AT&T Stadium in Arlington earned its share of believers as a Final Four venue in its debut in that role, with multiple NCAA administrators offering praise at the conclusion of a long weekend marked by record-setting crowds and minimal traffic snarls.
Dan Gavitt, NCAA vice president of men’s basketball championships, offered his blessing for a future Final Four in Arlington after watching the venue set three attendance records by the conclusion of Monday night’s title game: best-attended Final Four (158,682 for two sessions), largest crowd for an NCAA championship game (79,238 on Monday night) and largest single-day crowd for a college basketball game (79,444 for Saturday’s semifinal doubleheader).
“We’d love to come back,” Gavitt said, summarizing NCAA sentiments at the conclusion of the 2014 North Texas Final Four. “I think it’s been an unqualified success.”
NCAA President Mark Emmert said: “This is a superb arena, stadium and experience. If you’re going to have games like this in big stadiums, they have got to be really good facilities or it just doesn’t work. This one works pretty darn well.”
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Gavitt declared his desire to return after watching DFW deal with rainy weather that cut into crowds for the three-day March Madness Music Festival in Dallas and forced Tarrant County commuters to deal with extra traffic challenges when a scheduled NASCAR race in Fort Worth — the Duck Commander 500 at Texas Motor Speedway — was postponed until Monday, the same day as the national championship game in Arlington.
Gavitt said the unexpected wrinkle did not create major traffic concerns for basketball fans headed to AT&T Stadium and the rainy weather did not raise a negative issue that could be held against DFW in efforts to attract future Final Fours to Arlington.
“No,” Gavitt said. “Certainly not. There’s been no issues. We’re very pleased.”
Area basketball fans will learn how pleased later this year. North Texas is one of eight finalists for another Final Four between 2017 and 2020, with an announcement expected in November.
Heading into the 2014 Final Four, primary concerns involved weather problems, traffic and the reaction of basketball fans and NCAA administrators to the 30-minute commute between events in Dallas and the games in Arlington.
Among metropolitan areas vying to host men’s Final Fours from 2017-2020, six of the eight candidates offer a downtown stadium with walking access to sites for ancillary events: Atlanta, Indianapolis, Minneapolis, New Orleans, San Antonio and St. Louis. DFW, which has other advantages, does not.
Before and after the Final Four, Big 12 Commissioner Bob Bowlsby predicted the inability to walk between events in Dallas and basketball games in Arlington would not be a hindrance to local organizers in efforts to bring the event back to North Texas.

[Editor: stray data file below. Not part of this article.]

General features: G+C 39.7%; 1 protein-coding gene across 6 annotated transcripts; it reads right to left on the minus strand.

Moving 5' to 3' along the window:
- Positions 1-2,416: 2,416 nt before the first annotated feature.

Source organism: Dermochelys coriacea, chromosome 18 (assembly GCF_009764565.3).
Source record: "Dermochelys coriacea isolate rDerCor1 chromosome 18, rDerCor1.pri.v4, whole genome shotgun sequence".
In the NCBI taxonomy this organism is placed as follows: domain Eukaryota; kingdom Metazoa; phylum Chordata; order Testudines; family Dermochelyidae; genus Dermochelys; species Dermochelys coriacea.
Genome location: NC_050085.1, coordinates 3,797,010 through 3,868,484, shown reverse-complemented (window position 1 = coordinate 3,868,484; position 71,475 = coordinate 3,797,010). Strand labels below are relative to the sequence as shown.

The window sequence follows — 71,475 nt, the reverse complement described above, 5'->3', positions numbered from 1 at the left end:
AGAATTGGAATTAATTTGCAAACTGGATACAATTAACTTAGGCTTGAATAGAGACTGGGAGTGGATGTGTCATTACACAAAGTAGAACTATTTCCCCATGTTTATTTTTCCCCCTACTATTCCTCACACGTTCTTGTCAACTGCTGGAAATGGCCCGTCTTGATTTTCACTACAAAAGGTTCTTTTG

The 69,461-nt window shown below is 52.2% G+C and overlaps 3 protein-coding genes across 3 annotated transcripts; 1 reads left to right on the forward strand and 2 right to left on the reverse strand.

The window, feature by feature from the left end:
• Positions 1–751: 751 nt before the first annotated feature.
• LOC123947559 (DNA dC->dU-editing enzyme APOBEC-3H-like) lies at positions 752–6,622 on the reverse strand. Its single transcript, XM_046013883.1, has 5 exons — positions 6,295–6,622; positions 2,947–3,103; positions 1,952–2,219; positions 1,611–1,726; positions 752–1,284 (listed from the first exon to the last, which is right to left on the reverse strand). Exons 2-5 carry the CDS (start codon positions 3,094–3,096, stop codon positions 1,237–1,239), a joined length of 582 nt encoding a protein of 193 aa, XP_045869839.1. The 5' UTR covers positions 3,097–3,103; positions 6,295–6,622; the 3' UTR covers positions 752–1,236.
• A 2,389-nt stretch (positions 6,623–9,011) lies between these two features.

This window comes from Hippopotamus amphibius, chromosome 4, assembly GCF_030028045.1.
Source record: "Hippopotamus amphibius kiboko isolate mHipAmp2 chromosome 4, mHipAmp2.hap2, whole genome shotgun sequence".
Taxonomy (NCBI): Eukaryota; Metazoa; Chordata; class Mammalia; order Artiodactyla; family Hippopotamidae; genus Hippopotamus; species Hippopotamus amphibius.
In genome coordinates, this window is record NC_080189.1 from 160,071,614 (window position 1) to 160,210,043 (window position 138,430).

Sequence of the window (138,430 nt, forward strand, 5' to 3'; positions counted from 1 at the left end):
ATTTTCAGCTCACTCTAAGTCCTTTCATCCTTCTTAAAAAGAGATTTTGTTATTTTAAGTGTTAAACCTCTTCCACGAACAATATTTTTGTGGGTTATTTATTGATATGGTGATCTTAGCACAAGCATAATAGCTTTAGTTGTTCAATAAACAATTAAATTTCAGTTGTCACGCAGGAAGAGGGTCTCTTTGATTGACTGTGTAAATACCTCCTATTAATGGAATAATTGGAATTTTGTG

“We have too many other advantages. I fully expect that we will get another Final Four before very long,” Bowlsby said.
But will that happen in the next round of bids, for sites between 2017 and 2020? Or will this area have to wait until 2021 or later to see college basketball’s ultimate event return to DFW?
Baylor men’s basketball coach Scott Drew, whose team reached the Sweet 16 round of this year’s tournament, offered his support Saturday on his Twitter account (@BUDREW). Drew wrote: “AT&T Stadium needs to be in the rotation every 3 or 4 yrs to Host a Final 4. Tremendous Venue to watch a game!!! Not even Close.”
But the final decision will be up to NCAA administrators, who went 28 years between visits to DFW because the area lacked a domed stadium needed to meet today’s venue requirements until AT&T Stadium opened in 2009. During its five-year history, the stadium has hosted a Super Bowl, an NBA All-Star Game and a Final Four. It will be the venue for the inaugural College Football Playoff national championship game, Jan. 12, 2015.
Unlike at Super Bowl XLV, where the lingering images of that event include an ice storm that created major traffic problems and a ticket fiasco involving temporary seats, the 2014 Final Four unfolded in Arlington without any high-profile, logistical headaches.
Gavitt said he and members of the NCAA Division I men’s basketball committee rode on shuttle buses from Dallas to Arlington throughout Final Four week to gauge the commute. They also began soliciting feedback from competing teams before schools and fans left town in efforts to grade the venue’s desirability for a return engagement.
“That’s where we start with our assessment is with the student-athletes, the coaches and the fans,” Gavitt said. “The feedback we’ve gotten from the teams is that they’ve had a fantastic time. The hospitality of the area has shown through.”
Did the Final Four experience in North Texas meet NCAA expectations?
“Very much so,” Gavitt said.
The next question, to be settled in November, is whether it met them well enough to earn another Final Four between 2017 and 2020.
2014 Final Four milestones
Best-attended Final Four: 158,682 (Saturday and Monday sessions)
Largest crowd for NCAA title game: 79,238 (Monday night)
Largest crowd for college basketball game: 79,444 (Saturday)
Texas Trifecta: Connecticut, a 60-54 winner over Kentucky in Monday’s title game, claimed its third national championship in three Final Four trips to Texas venues: 2014 (Arlington), 2011 (Houston), 2004 (San Antonio). After the title game, the Huskies wore T-shirts emblazoned with the slogan: “Lone Star Statement.”
Lucky Seven: Connecticut became the first No. 7 seed to claim an NCAA title since seeding began in 1979. Only Villanova, the 1985 champion, claimed the title after starting the tournament as a lower seed (No. 8).